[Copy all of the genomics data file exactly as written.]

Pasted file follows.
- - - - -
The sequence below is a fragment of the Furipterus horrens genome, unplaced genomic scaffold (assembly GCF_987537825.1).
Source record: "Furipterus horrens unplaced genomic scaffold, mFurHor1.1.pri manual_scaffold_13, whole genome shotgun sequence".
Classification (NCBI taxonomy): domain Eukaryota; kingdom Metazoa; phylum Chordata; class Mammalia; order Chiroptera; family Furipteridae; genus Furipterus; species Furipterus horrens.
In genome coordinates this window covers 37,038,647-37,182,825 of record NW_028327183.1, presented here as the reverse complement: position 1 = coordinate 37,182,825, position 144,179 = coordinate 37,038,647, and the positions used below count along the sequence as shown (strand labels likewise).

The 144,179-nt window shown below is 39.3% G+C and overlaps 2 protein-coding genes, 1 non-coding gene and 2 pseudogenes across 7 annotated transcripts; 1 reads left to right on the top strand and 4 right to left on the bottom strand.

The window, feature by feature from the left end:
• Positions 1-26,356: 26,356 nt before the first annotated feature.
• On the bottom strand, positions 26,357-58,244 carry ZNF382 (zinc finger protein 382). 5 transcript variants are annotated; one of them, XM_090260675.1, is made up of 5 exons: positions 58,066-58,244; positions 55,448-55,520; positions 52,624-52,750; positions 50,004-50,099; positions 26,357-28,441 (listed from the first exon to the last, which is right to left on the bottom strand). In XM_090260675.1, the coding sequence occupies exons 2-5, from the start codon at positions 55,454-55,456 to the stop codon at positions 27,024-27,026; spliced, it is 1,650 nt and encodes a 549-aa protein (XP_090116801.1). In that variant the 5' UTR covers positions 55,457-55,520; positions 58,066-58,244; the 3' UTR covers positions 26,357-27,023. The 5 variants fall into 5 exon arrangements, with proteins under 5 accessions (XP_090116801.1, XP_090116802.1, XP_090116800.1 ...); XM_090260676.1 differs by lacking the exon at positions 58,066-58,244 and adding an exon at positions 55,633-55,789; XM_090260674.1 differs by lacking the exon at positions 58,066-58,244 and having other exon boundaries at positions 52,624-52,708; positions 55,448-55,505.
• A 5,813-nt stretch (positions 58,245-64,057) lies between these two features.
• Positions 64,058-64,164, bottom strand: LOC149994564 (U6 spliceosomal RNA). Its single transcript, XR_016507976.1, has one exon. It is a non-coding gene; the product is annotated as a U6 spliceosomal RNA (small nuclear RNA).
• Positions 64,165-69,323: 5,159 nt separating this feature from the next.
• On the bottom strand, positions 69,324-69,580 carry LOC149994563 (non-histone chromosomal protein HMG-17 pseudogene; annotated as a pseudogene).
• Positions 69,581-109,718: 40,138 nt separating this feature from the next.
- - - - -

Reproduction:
The sequence below is a fragment of the Furipterus horrens genome, unplaced genomic scaffold (assembly GCF_987537825.1).
Source record: "Furipterus horrens unplaced genomic scaffold, mFurHor1.1.pri manual_scaffold_13, whole genome shotgun sequence".
Classification (NCBI taxonomy): domain Eukaryota; kingdom Metazoa; phylum Chordata; class Mammalia; order Chiroptera; family Furipteridae; genus Furipterus; species Furipterus horrens.
In genome coordinates this window covers 37,038,647-37,182,825 of record NW_028327183.1, presented here as the reverse complement: position 1 = coordinate 37,182,825, position 144,179 = coordinate 37,038,647, and the positions used below count along the sequence as shown (strand labels likewise).

The 144,179-nt window shown below is 39.3% G+C and overlaps 2 protein-coding genes, 1 non-coding gene and 2 pseudogenes across 7 annotated transcripts; 1 reads left to right on the top strand and 4 right to left on the bottom strand.

The window, feature by feature from the left end:
• Positions 1-26,356: 26,356 nt before the first annotated feature.
• On the bottom strand, positions 26,357-58,244 carry ZNF382 (zinc finger protein 382). 5 transcript variants are annotated; one of them, XM_090260675.1, is made up of 5 exons: positions 58,066-58,244; positions 55,448-55,520; positions 52,624-52,750; positions 50,004-50,099; positions 26,357-28,441 (listed from the first exon to the last, which is right to left on the bottom strand). In XM_090260675.1, the coding sequence occupies exons 2-5, from the start codon at positions 55,454-55,456 to the stop codon at positions 27,024-27,026; spliced, it is 1,650 nt and encodes a 549-aa protein (XP_090116801.1). In that variant the 5' UTR covers positions 55,457-55,520; positions 58,066-58,244; the 3' UTR covers positions 26,357-27,023. The 5 variants fall into 5 exon arrangements, with proteins under 5 accessions (XP_090116801.1, XP_090116802.1, XP_090116800.1 ...); XM_090260676.1 differs by lacking the exon at positions 58,066-58,244 and adding an exon at positions 55,633-55,789; XM_090260674.1 differs by lacking the exon at positions 58,066-58,244 and having other exon boundaries at positions 52,624-52,708; positions 55,448-55,505.
• A 5,813-nt stretch (positions 58,245-64,057) lies between these two features.
• Positions 64,058-64,164, bottom strand: LOC149994564 (U6 spliceosomal RNA). Its single transcript, XR_016507976.1, has one exon. It is a non-coding gene; the product is annotated as a U6 spliceosomal RNA (small nuclear RNA).
• Positions 64,165-69,323: 5,159 nt separating this feature from the next.
• On the bottom strand, positions 69,324-69,580 carry LOC149994563 (non-histone chromosomal protein HMG-17 pseudogene; annotated as a pseudogene).
• Positions 69,581-109,718: 40,138 nt separating this feature from the next.